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Chapter 3 - What is changing?

Trends Impacting Minnesota

Minnesota is changing. Future changes will create new demands on the transportation system. Learning about these changes is a vital part of planning a safe and efficient transportation system. The Minnesota GO Vision calls for a transportation system that can adapt to whatever the future might hold.

This chapter describes opportunities and challenges that will impact Minnesota in the next 20 years. The trends are broken into five categories: population, economy, environment, transportation behavior and technology. See the "Want to Learn More" section of the Appendices for links to the full papers on each trend.


Minnesota is home to a growing and changing population. The state is projected to grow in total population and in diversity. Transportation planning affects everyone, but in different ways.

There are many ways to look at how Minnesota’s population is changing. Three trends stand out among the others for special focus.

  • Minnesotans are aging. As the baby boomers grow older they will require different options to maintain the level of mobility they enjoyed in the past.
  • Urban areas are seeing increasing population growth. This impacts how people travel to, between and within communities.
  • Minnesota is becoming more diverse. This raises questions about how transportation can help address the socioeconomic disparities that exist and that have remained constant throughout recent decades.

More information about the state’s population can be found in the Demographic Trends paper. The health of Minnesotans is another important trend. Detailed information about transportation and public health can be found in the Health Trends in Minnesota paper.

Minnesota’s Aging Population

Minnesota’s population as a whole will become older in the next 20 years. Just less than 14 percent of the population is currently above age 65.[1] The number of seniors in Minnesota is projected to grow until hitting a peak in the year 2035. At that point there are projected to be more than 1.2 million seniors in Minnesota (20 percent of the population). In 2035, for the first time, more Minnesotans will be older than age 65 than under age 18. Growth in the senior population will impact the entire state, as is shown in Figure 3-1.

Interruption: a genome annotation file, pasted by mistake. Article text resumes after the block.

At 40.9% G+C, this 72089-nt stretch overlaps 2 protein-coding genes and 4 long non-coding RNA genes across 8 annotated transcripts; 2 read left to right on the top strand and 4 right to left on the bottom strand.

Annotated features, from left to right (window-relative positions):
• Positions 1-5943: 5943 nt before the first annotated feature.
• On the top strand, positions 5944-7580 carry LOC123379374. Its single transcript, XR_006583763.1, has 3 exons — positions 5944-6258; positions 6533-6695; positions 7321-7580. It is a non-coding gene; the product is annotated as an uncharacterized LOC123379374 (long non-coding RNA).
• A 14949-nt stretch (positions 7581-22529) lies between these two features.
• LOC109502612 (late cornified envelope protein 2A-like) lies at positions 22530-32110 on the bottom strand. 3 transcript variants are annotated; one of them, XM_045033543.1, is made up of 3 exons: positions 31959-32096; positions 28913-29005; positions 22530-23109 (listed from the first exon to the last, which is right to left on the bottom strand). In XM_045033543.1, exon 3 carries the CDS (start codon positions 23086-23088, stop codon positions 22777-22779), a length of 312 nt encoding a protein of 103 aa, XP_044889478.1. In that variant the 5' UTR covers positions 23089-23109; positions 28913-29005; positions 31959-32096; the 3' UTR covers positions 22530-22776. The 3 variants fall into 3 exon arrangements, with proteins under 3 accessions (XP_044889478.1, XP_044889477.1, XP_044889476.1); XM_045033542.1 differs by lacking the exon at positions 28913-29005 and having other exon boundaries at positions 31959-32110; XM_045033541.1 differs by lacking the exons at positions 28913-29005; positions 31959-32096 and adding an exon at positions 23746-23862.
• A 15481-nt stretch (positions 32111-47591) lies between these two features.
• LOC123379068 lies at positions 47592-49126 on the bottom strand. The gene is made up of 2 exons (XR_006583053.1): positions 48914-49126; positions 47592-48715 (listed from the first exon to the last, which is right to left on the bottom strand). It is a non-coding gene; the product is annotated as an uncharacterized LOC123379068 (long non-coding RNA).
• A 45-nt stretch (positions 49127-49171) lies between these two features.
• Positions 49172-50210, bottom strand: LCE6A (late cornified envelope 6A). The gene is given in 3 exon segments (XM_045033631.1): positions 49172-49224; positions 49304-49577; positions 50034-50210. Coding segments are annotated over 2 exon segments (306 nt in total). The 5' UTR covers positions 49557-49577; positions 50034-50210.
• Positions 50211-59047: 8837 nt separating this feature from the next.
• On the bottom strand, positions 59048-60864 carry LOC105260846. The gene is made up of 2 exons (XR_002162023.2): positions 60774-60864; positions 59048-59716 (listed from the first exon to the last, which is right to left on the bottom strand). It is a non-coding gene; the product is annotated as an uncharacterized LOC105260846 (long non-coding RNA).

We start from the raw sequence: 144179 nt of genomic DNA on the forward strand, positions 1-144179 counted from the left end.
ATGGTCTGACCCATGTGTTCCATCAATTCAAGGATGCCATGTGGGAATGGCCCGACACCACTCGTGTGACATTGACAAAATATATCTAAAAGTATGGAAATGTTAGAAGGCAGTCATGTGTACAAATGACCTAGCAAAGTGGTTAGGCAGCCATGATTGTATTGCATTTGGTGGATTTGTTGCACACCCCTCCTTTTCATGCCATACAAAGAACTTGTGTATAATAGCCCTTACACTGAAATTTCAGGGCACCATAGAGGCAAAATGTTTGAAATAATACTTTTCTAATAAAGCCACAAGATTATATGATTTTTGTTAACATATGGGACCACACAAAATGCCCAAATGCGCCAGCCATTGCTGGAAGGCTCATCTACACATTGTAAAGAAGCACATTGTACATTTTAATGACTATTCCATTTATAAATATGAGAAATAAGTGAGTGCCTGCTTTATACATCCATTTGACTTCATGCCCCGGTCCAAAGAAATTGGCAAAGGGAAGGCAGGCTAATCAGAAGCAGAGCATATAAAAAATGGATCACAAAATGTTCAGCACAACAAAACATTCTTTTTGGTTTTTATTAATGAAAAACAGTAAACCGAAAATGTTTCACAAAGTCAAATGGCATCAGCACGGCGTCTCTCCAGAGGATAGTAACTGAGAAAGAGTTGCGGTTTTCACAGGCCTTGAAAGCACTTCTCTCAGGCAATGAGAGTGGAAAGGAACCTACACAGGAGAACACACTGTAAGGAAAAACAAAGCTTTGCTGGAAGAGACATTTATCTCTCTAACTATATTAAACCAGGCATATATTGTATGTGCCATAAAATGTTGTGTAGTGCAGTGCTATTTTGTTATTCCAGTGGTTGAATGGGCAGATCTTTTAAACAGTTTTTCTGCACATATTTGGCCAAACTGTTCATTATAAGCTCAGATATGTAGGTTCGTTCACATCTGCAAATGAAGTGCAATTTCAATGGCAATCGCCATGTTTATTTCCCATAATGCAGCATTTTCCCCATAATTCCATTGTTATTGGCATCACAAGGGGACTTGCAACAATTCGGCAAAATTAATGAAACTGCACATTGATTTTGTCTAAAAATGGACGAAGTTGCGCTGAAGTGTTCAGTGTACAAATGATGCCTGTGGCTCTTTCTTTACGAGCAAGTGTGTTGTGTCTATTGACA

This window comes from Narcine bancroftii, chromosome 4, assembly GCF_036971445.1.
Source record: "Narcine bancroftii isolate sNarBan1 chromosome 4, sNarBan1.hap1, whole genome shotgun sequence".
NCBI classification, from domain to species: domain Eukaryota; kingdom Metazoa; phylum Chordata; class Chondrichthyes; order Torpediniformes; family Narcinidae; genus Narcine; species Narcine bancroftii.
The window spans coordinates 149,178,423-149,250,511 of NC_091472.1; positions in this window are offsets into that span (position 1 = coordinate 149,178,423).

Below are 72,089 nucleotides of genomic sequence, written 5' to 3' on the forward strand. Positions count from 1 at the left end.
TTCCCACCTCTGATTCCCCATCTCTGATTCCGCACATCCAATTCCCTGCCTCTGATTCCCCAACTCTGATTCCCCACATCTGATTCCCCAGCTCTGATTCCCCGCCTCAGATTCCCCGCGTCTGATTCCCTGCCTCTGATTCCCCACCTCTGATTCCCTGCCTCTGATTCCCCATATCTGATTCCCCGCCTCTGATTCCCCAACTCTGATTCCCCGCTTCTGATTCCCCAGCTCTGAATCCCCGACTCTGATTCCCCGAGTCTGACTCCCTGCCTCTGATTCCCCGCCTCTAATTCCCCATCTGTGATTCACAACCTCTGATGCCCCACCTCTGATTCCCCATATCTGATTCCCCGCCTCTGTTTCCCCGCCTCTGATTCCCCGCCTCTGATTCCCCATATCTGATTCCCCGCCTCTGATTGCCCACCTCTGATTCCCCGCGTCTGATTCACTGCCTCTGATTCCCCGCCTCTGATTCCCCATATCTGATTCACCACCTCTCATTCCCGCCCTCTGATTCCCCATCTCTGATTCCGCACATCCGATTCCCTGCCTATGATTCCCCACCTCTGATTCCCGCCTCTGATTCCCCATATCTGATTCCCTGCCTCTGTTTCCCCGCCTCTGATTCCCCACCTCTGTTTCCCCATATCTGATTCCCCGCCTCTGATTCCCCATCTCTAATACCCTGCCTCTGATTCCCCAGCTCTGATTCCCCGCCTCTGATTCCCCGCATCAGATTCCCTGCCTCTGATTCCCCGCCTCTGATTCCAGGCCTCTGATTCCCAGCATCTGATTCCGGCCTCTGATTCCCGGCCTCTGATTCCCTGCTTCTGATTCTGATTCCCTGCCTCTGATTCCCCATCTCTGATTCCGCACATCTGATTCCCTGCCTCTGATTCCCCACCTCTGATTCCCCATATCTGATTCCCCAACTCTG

Figure 3-1: Percentage of county residents over the age of 65 [2]

Figure 3-1: Percentage of county residents over the age of 65

Ensuring that seniors have regular, safe and affordable ways to get around is important. As people age, they are more likely to have limited travel options. More than 30 percent of Minnesotans age 65 and older and 45 percent of those age 75 and older report they have a disability. [3] This can have a major impact on how people get from place to place. For example, the number of rides provided by Metro Mobility in the Twin Cities grew by 6.8 percent from 2014 to 2015.[4] This number is likely to increase well into the future.

Urban & Rural Population Trends

Minnesota is becoming more urban in all parts of the state. More than 70 percent of people live in cities and towns with populations of more than 2,500 people.[5] The number of people living in rural areas has stayed relatively consistent since 1900. Minnesota’s urban population has grown significantly during the same time. The Minnesota State Demographer estimates that most counties will grow in population during the next 30 years. The largest population growth is projected to occur in the Twin Cities region. A smaller rate of growth is expected in Greater Minnesota’s urban communities. This information is shown in Figure 3-2.